Why Does Your Computer Get So Many Viruses?

Although software developers have taken enormous strides towards combating viruses over the last decade, they remain one of the most potent cyberthreats on the web. Furthermore, if your computer seems to contract viruses on a regular basis, there’s a good chance the explanation isn’t simple bad luck. Without even realizing it, many of us engage in practices that make our computers less safe and compromise our overall cybersecurity. Anyone curious as to why viruses keep popping up on their computers should consider the following explanations.

  Why Does Your Computer Get So Many Viruses

You Don’t Have Dedicated Antivirus Software 

Operating systems today are far more resilient against viruses than the O.S.s of decades past. Because of this, many people have come to believe that they no longer need dedicated antivirus software. While there’s no denying that modern operating systems provide users with a fair amount of security, they are by no means flawless, and if you’re serious about keeping viruses at bay, you’ll need advanced antivirus protection

The right antivirus software will be able to identify and eradicate a growing number of viruses, thus providing you with tremendous peace of mind and keeping your computer out of harm’s way. For best results, take care to update the software as needed and run regular virus scans.   

Your Browsing Habits Are Unsafe 

Unsafe browsing habits are among the leading causes of virus protection. Fortunately, correcting these habits is well within your abilities. For starters, you should avoid visiting sites that lack a Secure Socket Layer (SSL) certificate. SSL certification ensures that the data that passes from your browser to a site’s server is secured, whereas this data may be visible to third parties on sites without SSL certificates. To confirm that a site has an SSL certificate, simply look at the URL and make sure it begins with “HTTPS” instead of “HTTP.”

Secondly, you should avoid clicking ads on sites with which you’re not particularly familiar. If you see an ad for a product or business that you find particularly enticing, just do a quick search for it and visit the official site. Additionally, since viruses are often spread through ads, you’d do well to use a good ad blocker when surfing the web. If your preferred browser doesn’t feature a built-in ad blocker, you may need to install one as an attachment.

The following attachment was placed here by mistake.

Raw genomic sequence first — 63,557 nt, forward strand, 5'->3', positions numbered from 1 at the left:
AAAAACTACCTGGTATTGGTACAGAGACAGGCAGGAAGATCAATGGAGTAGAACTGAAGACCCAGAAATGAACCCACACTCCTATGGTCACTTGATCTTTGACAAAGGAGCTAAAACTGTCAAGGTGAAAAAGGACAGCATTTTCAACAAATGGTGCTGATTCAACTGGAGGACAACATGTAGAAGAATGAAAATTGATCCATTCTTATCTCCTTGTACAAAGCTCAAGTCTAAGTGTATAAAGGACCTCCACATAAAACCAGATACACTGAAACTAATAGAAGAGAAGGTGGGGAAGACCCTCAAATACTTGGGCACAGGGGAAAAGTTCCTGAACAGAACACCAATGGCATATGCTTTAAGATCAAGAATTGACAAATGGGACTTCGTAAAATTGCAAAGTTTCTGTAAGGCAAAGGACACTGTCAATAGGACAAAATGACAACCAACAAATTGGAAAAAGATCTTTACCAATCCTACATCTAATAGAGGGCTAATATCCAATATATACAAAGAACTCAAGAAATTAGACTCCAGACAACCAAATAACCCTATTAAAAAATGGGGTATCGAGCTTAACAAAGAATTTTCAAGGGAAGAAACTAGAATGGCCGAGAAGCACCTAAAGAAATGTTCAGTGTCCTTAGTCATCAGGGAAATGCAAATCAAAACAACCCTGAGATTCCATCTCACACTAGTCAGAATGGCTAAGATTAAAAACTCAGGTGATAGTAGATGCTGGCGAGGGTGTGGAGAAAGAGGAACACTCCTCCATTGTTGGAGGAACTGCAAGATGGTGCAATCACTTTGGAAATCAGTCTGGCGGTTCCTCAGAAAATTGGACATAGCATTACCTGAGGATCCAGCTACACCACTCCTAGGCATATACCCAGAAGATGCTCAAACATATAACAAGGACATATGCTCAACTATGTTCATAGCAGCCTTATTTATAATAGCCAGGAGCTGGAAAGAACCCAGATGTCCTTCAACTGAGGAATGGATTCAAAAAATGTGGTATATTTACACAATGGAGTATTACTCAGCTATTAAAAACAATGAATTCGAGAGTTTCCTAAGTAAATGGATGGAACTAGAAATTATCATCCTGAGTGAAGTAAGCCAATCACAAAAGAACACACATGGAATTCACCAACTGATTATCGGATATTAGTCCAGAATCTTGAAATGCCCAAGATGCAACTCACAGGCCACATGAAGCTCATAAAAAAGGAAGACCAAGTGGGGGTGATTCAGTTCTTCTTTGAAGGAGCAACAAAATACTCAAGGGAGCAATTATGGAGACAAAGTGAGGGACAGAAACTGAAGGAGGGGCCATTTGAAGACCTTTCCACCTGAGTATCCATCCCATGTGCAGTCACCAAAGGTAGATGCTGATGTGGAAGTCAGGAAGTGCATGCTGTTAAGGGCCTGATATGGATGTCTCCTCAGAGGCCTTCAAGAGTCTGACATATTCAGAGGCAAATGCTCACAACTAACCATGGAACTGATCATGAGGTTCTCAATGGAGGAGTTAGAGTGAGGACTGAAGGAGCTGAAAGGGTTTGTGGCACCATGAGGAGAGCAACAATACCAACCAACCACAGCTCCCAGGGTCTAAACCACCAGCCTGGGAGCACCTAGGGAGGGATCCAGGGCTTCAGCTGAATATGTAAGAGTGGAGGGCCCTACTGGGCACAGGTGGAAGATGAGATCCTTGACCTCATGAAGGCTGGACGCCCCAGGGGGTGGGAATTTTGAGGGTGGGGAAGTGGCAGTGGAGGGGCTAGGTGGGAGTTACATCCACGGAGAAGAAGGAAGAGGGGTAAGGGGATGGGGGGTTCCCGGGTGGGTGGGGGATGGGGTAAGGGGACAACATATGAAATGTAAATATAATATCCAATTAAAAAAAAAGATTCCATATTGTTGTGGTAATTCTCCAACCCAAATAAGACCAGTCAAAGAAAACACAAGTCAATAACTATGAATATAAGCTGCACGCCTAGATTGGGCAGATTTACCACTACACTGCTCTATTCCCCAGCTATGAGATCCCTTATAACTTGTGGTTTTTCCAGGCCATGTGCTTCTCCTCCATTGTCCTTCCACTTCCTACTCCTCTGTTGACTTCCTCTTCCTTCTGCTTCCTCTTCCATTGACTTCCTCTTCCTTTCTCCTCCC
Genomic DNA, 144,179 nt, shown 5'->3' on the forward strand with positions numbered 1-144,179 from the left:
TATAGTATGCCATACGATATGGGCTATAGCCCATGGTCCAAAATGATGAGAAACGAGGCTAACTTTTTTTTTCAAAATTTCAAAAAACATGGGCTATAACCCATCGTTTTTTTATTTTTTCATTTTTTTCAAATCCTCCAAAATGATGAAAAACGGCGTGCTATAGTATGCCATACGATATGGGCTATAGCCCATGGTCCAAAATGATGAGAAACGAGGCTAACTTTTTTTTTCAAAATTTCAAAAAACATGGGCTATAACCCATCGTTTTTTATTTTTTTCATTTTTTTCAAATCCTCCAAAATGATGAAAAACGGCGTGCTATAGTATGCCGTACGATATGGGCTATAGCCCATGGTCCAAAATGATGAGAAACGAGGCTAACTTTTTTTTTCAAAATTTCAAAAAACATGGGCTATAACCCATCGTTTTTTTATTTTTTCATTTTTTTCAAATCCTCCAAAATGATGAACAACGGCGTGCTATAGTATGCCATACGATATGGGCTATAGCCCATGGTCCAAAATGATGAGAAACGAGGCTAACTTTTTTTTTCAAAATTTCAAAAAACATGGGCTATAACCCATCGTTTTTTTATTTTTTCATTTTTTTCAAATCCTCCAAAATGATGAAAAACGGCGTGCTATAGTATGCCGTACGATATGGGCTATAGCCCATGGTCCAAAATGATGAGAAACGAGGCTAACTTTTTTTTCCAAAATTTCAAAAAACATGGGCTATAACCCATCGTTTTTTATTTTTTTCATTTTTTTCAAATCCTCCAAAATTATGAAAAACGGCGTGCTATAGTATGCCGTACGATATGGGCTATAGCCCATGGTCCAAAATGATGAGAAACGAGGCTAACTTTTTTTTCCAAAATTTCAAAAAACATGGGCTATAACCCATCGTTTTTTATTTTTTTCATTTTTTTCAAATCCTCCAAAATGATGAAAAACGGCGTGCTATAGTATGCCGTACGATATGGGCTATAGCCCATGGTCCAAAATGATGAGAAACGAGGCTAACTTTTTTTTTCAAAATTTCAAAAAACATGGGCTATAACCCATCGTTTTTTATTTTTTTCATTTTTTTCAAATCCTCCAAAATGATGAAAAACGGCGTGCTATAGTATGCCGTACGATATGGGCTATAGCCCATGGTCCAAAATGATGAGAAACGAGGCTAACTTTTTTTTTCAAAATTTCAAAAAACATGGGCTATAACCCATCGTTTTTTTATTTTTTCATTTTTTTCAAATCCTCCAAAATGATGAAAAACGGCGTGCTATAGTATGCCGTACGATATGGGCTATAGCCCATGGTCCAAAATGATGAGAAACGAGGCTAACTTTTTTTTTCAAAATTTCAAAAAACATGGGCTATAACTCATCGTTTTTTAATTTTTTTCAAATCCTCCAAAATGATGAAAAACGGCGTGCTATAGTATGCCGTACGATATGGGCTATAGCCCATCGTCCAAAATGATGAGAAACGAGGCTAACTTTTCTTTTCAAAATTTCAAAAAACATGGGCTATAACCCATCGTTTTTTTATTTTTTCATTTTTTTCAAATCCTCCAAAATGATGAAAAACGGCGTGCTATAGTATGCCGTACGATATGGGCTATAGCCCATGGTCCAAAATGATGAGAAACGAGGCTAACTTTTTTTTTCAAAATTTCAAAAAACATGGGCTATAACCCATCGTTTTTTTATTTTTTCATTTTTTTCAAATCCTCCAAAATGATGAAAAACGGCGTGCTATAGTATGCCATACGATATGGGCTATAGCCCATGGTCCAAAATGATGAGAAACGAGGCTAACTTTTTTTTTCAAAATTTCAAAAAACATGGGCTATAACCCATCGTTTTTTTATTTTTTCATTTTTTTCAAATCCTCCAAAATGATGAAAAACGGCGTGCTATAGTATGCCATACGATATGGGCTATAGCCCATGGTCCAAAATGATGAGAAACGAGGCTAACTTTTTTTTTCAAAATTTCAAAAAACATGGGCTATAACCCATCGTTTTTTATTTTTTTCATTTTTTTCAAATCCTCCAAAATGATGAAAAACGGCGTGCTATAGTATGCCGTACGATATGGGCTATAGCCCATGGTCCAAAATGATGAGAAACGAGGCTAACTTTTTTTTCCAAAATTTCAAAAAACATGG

You should also avoid clicking suspicious links found in emails. For one thing, you should never click links found in messages from unknown sources. Even if a message purports to be from a person or business you trust, take care to read the link over carefully prior to clicking it. Some cybercriminals tailor their links to very closely resemble links to legitimate sites. (In fact, in many cases, there’s only a one letter difference.) Needless to say, if anything about an email gives you pause, you should abstain from clicking any links contained therein, as it’s entirely possible that a cybercriminal has come into possession of your contacts list.     

You Use Unsecured Internet Connections 

If you use public Wi-Fi networks on a regular basis, you should know that these networks generally lack the same level of security as private networks. As such, some cybercriminals use these networks to slip malware onto people’s computers. Furthermore, since public networks are often unencrypted, they can also be hotbeds of data theft. So, if you regularly sign in to various accounts and enter important passwords on public networks, there’s a chance that third parties are recording this data. 

In order to keep yourself safe when using public Wi-Fi, equip your computer with a good virtual private network (VPN). In essence, a VPN creates a secure virtual tunnel through which you can go about your business on the web without having to worry about the prying eyes and machinations of cybercriminals and other third parties.  

You Use Unsecured Internet Connections

Few things are more frustrating than dealing with computer viruses on a regular basis. Although high-level viruses have the potential to turn your life upside down, even lower-tier ones stand to cause you a fair amount of stress. As such, if computer viruses have become an all-too-common problem for you, it’s high time you started investigating potential causes. More often than not, viruses are able to materialize as a result of certain behaviors on the part of PC users, so if any of the items discussed above apply to you, you’d do well to nip these issues in the bud. 

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